5 Comic Book Origins You Thought You Knew. But Really, You Didn't (Part I)
Some of our favorite characters have been utilized so heavily that their abilities, and origins, have become obscured or adjusted over time to adapt to changing markets. Read on to discover the 5 origins of these popular and often misunderstood characters.
You're reading this and thinking to yourself, "Is this guy serious? I know my comic book heroes!" Snorting with derision as to the audacity of my article, you yell out at your screen, "I've watched the movies, I've seen the animated films & series! I know my comics." You may be (possibly) wondering which comic characters I might be listing, and are waiting patiently to quickly jump in and learn about them, or your chance to debunk every item I list. However, I'm curious about the mainstream audience, the people who are now, recently, starting, or have enjoyed comic book heroes, on a casual basis. Even if you are completely new to comics because of all the fanfare they've been given in a mainstream limelight in the last decade.
Hardcore fans of comics should know the listing below, yet i'm always surprised, in my travels, how many self-proclaimed "hardcore fans" actually don't know some of their comic history. This topic came up recently at a convention, and I was asked in a panel about one particular heroine. The question was about Wonder Woman, "Why does, or did she have a Jet? An Invisible at that, isn't she a greek?" I found it to be a very valid question. Wonder Womans a character with this particular vehicle that doesn't (really) make any sense, yet it was in the comics a year after her first appearances, it's been utilized, and rationalized (nicely) throughout the years. Yet, for the most part we don't really see this vehicle very much in other modern canon for the character. Even if it has had a few "nods" in recent animated features. "Why Camacho, Why!?" I was asked.
This prompted me to go and take a deeper look at other comic book mainstream media. To research where the origins of some of our favorite characters still hold true (to the first appearances and versions), and see where some origins are so mixed up, over the years, that even some of the geekiest of comic book fans are lost in the mix, or even in translation.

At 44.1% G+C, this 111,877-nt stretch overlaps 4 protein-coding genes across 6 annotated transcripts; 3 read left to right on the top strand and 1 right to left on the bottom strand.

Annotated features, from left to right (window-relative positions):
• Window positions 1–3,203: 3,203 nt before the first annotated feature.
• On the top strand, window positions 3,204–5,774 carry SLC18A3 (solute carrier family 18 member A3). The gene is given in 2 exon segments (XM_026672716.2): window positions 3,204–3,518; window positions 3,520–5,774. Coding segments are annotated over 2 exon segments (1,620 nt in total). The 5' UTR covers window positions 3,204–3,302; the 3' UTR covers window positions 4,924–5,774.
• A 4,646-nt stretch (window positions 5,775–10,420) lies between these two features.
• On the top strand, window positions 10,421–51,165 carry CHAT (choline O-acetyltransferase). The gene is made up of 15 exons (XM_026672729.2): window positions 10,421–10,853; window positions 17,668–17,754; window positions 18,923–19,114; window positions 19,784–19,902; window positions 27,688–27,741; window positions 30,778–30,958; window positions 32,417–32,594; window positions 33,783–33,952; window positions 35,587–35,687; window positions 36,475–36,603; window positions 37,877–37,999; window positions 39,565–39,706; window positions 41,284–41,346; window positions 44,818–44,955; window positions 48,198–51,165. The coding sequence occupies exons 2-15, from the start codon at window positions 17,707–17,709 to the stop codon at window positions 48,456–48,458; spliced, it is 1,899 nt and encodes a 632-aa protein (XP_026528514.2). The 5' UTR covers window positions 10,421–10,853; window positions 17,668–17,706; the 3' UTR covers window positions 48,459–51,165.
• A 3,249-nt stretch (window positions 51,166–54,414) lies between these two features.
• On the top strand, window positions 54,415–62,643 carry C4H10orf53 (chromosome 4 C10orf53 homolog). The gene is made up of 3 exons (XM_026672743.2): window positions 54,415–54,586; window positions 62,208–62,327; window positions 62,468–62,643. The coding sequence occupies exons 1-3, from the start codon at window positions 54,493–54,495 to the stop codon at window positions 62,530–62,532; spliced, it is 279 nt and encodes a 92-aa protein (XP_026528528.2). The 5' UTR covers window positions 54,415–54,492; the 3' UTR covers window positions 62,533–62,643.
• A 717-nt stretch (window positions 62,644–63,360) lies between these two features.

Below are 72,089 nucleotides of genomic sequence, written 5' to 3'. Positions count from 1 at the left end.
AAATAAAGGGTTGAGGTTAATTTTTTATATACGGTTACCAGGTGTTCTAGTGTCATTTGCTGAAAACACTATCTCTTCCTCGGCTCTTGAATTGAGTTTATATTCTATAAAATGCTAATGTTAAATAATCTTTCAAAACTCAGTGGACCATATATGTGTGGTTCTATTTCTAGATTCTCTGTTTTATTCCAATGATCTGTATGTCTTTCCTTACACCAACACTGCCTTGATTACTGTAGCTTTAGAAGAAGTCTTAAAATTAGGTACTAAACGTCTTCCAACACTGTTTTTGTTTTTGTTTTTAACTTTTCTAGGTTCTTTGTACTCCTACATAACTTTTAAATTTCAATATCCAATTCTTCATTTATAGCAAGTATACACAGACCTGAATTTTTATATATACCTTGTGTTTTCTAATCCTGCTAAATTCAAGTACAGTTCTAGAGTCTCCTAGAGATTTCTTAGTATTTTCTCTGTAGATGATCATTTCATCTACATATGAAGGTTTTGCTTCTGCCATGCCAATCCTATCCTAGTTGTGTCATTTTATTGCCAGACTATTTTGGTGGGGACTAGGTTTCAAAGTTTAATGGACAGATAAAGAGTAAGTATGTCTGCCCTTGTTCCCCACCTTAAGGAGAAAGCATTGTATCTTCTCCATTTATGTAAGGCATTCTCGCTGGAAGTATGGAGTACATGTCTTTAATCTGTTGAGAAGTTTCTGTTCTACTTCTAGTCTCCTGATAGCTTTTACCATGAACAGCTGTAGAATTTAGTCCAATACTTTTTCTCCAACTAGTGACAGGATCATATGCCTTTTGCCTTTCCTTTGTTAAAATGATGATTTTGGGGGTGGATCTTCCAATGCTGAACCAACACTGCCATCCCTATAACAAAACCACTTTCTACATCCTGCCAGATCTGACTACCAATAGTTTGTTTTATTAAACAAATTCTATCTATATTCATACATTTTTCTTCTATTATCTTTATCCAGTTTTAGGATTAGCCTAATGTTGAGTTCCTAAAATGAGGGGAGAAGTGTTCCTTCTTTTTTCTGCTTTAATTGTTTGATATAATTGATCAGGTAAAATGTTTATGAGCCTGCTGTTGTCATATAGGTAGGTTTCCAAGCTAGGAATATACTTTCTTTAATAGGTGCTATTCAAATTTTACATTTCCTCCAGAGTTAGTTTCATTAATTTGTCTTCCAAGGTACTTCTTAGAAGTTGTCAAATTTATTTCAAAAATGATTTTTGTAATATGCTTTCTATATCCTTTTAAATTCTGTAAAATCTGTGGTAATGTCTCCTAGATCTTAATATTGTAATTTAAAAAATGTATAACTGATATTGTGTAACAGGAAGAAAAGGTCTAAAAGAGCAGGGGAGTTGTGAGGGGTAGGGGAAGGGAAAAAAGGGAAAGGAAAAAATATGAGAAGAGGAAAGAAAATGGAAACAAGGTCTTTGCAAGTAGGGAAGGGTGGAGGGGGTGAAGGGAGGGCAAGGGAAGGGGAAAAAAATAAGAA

Wonder Woman's Invisible Jet
This is the topic that sparked my interest to write this article. In terms of a modern (present and mainstream) audience, many of you may have seen Justice League: Crisis on Two Earths (2010). This film displays how our Justice League Unlimited Wonder Woman (evidently) gains, or steals if you prefer, a jet with cloaking technology. A jet which ends up damaged, leaving it permanently cloaked, from a character named Owlman; who is actually Thomas Wayne Jr. in the comics. Owlman is Bruce Wayne's brother in this universe, and is touted as "Batman" of this alternate universe, which isn't completely accurate, Batman here is Thomas Wayne Sr..
If you happen to have been born in the 60's or 70's (even the early 80's), you might have been old enough to (normally) watch and enjoy the Super Friends cartoon, which in the late 70's changed to Challenge of the Super Friends. If you happened to watch this as a kid, sitting with your bowl of cereal during those early mornings, or watching the recaps on Sunday morning; bowl of cereal possibly still in hand, you've been exposed to some of the earliest animated versions of characters that will be further down this list, and (seemingly) closest to their origins. But I digress with reminiscence, let's focus on Wonder Woman for a moment.
During the Super Friends, Wonder Woman had her "Invisible Jet", and we as kids, or older comic book fans, just accepted the jet, without question. Probably because it was pretty freaking cool! During that time, the live action Wonder Woman series was also airing, starring the wodnerfully amazing Lynda Carter, the jet made its appearances here as well, however it was mostly shown in a WWII era fighter plane, and later shown as a 70's style jet before being completely removed, due to obsolescence, as Diana was now capable of flight and super speed. This 70's style jet is the one most of us have come to know or remember. But in truth, what is the real origin of this aspect of the Wonder Woman Comics?
If you happened to watch the Wonder Woman (2009) animated feature, you would have seen a very different take on the origin of the Invisible Jet, which is a bastardization of the original story. As it goes, the Jet, arrived via Air Force pilot, Steve Trevor, who accidentally crash lands on Themyscira's, Paradise Island. The jet itself was nothing special and was, reconfigured into more of a stealth fighter by the Amazons; made to be invisible for Diana to escort Trevor back to the US. Later on in the film we see the jet being used to protect Themyscira, piloted by Trevor, himself, and in a moment of confusion, he can't seem to fire the jets missiles? Eventually, realizing they were also invisible (after they destroyed their intended target). A nice touch, a nod if you will, to the original concept of the invisible jet.
In truth, I've been typing "Invisible Jet" but really it's "Invisible Plane" as the original in the golden age comic had a propeller (despite it being able to travel just over mach 2, about 2000 mph), its first appearance was in Sensation Comics #1 (1942). Most folks refer to all of this as "Pre-Crisis Era", because most of our heroes origins, purpose, and powers were re-written after the events of the Crisis Era. Back then, Wonder Woman was simple not able to fly, and needed the plane for her travels to the outside world, and similarly setup, as in the Wonder Woman animated feature, an enchantment was given so that it would be undetected. It became an obsolete concept that was slowly phased out.